Grossi to Visit Iran Soon

Grossi to Visit Iran Soon
Grossi to Visit Iran Soon

Director General of the International Atomic Energy Agency Rafael Grossi is expected to visit Iran soon and will meet the country’s top nuclear chief as well as the foreign minister, according to a senior diplomat.
“Grossi has been invited to travel to Tehran and a date has been suggested for his trip … we are waiting for his response,” Foreign Ministry Spokesman Saeed Khatibzadeh said in a regular press briefing on Monday, ISNA reported.
If he agrees to Iran’s proposed date, he will meet not only the head of the Atomic Energy Organization of Iran Mohammad Eslami, but also Foreign Minister Hossein Amir-Abdollahian, according to the spokesman.    
He said the IAEA head has close relations with both the AEOI and Iran’s Embassy in Vienna, Austria.
“Technical ties between Iran and the agency are on a very good course as always,” he said, adding that these relations must be allowed to run their normal course.
Grossi, who was hoping to visit Iran once again as agreed during his September trip, expressed disappointment on Friday that no invitation had been made.
He said it was astonishing that he has had no contact with the new Iranian government since it took office, except for “technical conversations” with Iran’s new atomic energy chief Mohamed Eslami.
“There’s a long list of things we need to discuss,” he had said, according to AFP.  
The IAEA has been trying to resolve several issues with Iran, including restrictions on its inspections activity.
Iran limited the agency’s monitoring of its facilities in February as part of countermeasures against the United States’ withdrawal from the 2015 nuclear deal and its reimposition of sweeping sanctions.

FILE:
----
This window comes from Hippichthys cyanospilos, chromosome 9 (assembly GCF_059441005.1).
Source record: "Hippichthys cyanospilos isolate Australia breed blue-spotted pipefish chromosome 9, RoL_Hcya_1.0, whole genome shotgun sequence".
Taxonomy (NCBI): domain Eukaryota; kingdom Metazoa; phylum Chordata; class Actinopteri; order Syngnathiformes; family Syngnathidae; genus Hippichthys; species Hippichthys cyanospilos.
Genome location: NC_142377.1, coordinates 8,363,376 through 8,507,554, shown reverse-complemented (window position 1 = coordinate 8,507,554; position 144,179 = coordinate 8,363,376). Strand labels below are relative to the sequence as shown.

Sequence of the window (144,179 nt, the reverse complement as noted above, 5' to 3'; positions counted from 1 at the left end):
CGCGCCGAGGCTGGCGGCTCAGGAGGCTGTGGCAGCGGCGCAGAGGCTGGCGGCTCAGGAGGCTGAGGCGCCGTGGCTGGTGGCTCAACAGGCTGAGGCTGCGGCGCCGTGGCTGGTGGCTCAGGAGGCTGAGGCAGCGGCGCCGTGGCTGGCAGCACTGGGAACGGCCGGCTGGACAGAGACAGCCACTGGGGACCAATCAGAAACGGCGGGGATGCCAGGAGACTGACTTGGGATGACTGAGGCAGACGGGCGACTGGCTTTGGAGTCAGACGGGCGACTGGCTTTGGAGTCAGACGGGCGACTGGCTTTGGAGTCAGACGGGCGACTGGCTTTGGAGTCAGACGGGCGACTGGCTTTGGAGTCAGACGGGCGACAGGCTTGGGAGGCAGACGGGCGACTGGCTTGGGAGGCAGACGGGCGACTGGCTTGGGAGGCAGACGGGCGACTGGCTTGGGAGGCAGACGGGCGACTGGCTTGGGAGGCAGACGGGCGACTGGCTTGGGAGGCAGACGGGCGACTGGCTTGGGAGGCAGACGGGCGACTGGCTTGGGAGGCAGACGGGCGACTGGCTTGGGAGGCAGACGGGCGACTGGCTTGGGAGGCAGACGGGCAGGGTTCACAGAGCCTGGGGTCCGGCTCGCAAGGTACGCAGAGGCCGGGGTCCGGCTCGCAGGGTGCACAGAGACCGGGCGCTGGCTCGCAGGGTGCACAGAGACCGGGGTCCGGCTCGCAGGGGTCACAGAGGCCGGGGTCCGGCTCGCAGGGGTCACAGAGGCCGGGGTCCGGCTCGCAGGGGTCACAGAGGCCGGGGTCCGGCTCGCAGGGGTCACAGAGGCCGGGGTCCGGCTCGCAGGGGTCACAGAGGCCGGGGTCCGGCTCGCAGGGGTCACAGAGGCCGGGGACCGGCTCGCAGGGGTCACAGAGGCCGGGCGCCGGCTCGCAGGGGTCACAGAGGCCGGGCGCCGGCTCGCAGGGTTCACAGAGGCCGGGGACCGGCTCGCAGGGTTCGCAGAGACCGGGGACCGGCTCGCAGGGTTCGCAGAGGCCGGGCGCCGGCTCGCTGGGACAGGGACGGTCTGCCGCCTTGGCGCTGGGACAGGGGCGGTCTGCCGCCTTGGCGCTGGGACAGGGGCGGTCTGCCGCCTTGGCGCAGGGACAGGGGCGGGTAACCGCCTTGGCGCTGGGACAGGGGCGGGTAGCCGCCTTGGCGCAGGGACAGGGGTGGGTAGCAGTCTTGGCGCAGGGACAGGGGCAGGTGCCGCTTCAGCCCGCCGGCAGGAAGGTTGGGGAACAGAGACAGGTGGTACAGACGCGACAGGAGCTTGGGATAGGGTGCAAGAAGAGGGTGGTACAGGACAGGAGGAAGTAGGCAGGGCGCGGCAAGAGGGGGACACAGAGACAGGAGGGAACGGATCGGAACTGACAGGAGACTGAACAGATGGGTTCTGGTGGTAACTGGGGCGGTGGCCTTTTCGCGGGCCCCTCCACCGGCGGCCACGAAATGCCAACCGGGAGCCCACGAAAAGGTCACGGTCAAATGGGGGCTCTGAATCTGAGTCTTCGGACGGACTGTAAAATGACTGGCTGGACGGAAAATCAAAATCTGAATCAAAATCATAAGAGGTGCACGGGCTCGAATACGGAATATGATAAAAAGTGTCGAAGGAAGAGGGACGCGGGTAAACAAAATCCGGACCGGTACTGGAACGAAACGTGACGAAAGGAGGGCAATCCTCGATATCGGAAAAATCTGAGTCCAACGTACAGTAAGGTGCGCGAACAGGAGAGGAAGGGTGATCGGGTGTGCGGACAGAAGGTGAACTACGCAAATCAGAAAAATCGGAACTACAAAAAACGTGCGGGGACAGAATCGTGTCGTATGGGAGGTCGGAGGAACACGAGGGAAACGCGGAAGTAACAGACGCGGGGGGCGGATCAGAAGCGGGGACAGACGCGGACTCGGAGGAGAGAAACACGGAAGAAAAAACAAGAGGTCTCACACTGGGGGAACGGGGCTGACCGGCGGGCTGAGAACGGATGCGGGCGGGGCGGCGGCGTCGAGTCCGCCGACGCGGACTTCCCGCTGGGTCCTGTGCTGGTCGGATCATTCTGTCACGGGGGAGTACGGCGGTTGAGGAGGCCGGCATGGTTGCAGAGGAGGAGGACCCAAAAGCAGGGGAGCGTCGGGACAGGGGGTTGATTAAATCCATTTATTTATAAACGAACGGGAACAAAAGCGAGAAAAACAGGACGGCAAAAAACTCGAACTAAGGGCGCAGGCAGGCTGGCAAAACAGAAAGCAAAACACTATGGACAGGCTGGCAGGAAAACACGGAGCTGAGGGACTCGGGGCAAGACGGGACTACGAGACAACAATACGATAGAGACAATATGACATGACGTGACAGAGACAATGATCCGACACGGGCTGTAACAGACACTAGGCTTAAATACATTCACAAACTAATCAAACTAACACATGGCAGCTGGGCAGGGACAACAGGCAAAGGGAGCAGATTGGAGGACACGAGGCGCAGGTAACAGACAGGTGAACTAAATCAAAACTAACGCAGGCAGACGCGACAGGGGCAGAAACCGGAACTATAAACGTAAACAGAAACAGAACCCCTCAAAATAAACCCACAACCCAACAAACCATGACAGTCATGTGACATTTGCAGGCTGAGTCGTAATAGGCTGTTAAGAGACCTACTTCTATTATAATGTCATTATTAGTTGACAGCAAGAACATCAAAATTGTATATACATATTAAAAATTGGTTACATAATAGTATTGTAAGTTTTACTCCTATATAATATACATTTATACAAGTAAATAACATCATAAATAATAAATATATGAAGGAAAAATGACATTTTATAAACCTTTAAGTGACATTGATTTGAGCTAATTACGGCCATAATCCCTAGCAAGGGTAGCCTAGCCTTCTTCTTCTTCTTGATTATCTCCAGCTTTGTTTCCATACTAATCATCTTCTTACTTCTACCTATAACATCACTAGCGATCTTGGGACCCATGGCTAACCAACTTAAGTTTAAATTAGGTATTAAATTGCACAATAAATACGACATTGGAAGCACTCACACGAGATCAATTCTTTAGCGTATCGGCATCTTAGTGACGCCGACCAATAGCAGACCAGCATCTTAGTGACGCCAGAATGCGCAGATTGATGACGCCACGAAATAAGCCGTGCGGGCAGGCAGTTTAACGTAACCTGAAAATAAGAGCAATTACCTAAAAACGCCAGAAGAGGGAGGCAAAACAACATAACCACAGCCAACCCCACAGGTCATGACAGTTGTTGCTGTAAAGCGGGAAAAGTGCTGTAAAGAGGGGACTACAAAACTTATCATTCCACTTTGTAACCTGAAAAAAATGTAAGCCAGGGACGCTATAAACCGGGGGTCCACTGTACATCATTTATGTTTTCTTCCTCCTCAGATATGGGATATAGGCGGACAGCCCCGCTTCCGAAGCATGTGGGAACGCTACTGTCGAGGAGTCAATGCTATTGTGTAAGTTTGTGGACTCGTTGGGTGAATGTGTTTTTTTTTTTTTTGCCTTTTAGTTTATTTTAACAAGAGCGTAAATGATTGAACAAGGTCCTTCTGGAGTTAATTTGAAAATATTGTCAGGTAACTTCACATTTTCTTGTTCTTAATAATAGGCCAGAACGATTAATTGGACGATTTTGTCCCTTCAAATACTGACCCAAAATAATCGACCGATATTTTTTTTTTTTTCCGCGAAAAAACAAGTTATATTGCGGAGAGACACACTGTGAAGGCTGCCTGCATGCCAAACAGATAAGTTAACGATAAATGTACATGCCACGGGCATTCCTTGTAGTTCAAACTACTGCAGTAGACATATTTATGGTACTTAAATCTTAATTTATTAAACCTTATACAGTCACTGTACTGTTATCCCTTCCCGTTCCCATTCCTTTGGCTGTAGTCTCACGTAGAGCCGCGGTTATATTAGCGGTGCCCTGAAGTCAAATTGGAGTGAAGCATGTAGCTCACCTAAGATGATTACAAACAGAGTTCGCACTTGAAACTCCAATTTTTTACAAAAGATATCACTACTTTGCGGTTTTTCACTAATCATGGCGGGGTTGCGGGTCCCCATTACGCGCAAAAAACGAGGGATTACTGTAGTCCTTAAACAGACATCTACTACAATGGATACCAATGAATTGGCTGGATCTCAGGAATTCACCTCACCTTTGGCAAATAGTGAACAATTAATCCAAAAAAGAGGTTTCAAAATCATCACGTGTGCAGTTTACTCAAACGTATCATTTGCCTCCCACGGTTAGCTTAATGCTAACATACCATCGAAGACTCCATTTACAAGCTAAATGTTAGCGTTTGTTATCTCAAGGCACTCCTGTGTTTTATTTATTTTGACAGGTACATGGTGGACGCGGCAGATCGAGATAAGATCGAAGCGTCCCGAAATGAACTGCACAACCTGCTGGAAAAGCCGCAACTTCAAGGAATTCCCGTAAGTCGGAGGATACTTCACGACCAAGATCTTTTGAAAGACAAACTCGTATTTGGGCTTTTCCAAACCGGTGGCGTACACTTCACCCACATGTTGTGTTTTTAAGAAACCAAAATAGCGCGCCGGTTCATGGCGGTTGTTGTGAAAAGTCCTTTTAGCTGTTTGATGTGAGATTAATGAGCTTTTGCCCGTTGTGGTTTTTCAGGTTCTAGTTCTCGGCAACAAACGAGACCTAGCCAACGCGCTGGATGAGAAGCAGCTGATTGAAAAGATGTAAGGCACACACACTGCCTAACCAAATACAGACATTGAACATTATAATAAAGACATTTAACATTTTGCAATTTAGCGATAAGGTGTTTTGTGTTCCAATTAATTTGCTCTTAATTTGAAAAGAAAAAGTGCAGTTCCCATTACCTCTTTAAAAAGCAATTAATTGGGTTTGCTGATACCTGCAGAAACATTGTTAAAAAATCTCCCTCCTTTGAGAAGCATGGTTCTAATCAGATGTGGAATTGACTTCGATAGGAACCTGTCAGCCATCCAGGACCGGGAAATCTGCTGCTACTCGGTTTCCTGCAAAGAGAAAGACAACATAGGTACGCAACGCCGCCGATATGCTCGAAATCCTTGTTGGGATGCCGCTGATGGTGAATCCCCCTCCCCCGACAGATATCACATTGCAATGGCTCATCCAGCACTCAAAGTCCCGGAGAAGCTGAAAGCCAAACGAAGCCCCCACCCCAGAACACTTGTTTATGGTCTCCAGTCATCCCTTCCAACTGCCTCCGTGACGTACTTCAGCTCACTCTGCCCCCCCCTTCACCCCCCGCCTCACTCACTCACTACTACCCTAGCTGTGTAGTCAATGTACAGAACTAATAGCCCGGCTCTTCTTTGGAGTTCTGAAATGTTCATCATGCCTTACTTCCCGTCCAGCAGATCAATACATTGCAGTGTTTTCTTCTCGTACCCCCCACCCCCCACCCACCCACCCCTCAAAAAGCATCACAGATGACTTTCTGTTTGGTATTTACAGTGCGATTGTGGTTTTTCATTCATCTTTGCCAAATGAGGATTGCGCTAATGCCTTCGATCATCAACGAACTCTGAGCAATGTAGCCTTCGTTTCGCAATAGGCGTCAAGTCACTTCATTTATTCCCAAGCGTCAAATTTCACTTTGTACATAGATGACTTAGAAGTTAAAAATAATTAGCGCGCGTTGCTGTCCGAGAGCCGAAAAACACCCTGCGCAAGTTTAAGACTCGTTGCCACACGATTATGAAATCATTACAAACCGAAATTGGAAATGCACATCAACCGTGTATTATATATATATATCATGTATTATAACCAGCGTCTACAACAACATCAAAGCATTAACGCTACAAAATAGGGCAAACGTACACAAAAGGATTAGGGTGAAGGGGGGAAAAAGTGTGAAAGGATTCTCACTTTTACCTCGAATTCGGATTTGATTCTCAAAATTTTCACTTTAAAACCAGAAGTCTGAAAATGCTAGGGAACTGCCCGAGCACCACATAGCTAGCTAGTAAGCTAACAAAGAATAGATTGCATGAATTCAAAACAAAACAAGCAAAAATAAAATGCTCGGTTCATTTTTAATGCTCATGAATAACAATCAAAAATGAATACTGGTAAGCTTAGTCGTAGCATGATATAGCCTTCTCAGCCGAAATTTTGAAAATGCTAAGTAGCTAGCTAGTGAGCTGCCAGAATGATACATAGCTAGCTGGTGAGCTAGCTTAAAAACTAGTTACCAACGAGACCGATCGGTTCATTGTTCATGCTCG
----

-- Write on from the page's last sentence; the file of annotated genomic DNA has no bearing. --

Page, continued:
Grossi negotiated a last-minute compromise to keep cameras recording at key nuclear sites in Iran, temporarily forgoing examination of their footage until a possible removal of US sanctions.
He traveled to Iran in September for technical consultations about the IAEA’s access to its monitoring equipment, but agreed that he would be returning to carry on with the discussions, potentially centering on political aspects.

Outstanding Issues

As a result of September talks, the agency was able to service cameras and replace memory cards at all sites in Iran, aside from the TESA Karaj complex.
The workshop in Karaj makes components for centrifuges, but was hit by apparent sabotage in June in which one of four IAEA cameras there was destroyed.
Iran blames the sabotage on Israel, demanding condemnation by the international community and the IAEA.
Another outstanding issue between the agency and Iran relates to questions the agency has about uranium traces allegedly found at several old sites.
The IAEA says Iran’s explanations have not been satisfactory so far.
Grossi was hoping to travel to Tehran before the next meeting of the IAEA’s Board of Governors starts on Nov 22, where discussion on those issues could lead to a resolution critical of Iran.
Such censure motion could negatively affect the progress of talks on the revival of Iran’s nuclear deal, known as the Joint Comprehensive Plan of Action.
The negotiations aim to bring both the US and Iran back to full compliance and are set to restart on Nov. 29, after a five-month pause due to a change of government in Iran.




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